We had engineers that were experts at writing Ansible scripts to automate those, but it was a kind of a very bespoke thing. And now we have tools like HashiCorp and Pulumi that help us abstract that. It’s kinda working its way back from the infrastructure and towards the developer’s desk.

There’s been lots of innovation at the developer’s desk too, but I think there’s still maybe a last frontier of tying the idea of developer productivity to beyond their desk, to helping them create software that’s ready to run. And that that’s part of where my company’s really focused on.

And I think it comes down to understanding what pain a developer faces from their desk looking out. It’s about a developer empathy thing, I think we’ve got, in DevOps, you’ve got this notion of DevOps engineering and all the practices around CICD. A lot of these are designed as pipelines that are built for the purposes of just, it’s plumbing that’s fit to make something work in the infrastructure where the infrastructure minded folks know all about.

They’re trying to make an application work there that the developers know all about. And this is like lost in translation zone that’s kind of covered over by or adapted by CICD. I think the next horizon is to really make the impedance mismatch between how my app works and runs, it’s in the developer’s head, fit perfectly with how the infrastructure wants to run. Really bridging that together in most enterprises is still a hard thing to do.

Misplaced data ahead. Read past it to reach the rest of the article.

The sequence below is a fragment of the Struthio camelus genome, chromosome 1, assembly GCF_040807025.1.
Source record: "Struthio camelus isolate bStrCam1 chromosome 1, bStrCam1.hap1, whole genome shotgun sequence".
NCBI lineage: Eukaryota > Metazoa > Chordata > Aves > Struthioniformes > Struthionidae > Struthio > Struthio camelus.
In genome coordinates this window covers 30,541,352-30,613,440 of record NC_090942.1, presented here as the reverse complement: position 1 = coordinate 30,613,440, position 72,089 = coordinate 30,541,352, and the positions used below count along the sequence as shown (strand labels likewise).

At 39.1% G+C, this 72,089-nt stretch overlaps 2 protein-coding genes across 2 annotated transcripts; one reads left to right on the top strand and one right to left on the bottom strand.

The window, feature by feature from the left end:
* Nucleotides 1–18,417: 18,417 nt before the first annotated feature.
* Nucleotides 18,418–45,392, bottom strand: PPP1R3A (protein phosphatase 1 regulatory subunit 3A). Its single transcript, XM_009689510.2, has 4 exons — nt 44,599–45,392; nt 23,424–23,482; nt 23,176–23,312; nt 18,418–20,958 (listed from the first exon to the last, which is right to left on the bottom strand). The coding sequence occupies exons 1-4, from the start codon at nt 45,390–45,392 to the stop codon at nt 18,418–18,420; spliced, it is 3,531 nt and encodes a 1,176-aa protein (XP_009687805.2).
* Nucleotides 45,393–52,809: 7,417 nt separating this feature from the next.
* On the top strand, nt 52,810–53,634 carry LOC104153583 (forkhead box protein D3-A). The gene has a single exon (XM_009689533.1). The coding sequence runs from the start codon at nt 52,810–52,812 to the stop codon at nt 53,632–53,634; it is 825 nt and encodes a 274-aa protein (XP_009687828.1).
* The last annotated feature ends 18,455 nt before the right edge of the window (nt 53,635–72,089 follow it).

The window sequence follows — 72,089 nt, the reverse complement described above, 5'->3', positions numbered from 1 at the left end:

And I think there’s two sides to that. It’s the developer empathy for the application and how it should run, and there’s the DevOps empathy for what’s practical to run. And I think bridging that gap and informing both sides with tools and techniques and process that really streamline that to take the sort of hard work out of it so that you focus on the most important things is gonna be a new wave.

And you see it with the ideas of developer experience platforms. You’re seeing this now, which are basically impedance matches between, how do I get my app to run over there? Or how do I get myself to be able to build an app that’s ready to run, and more. But I think there’s a lot to that, Mike. I think it’s a good question.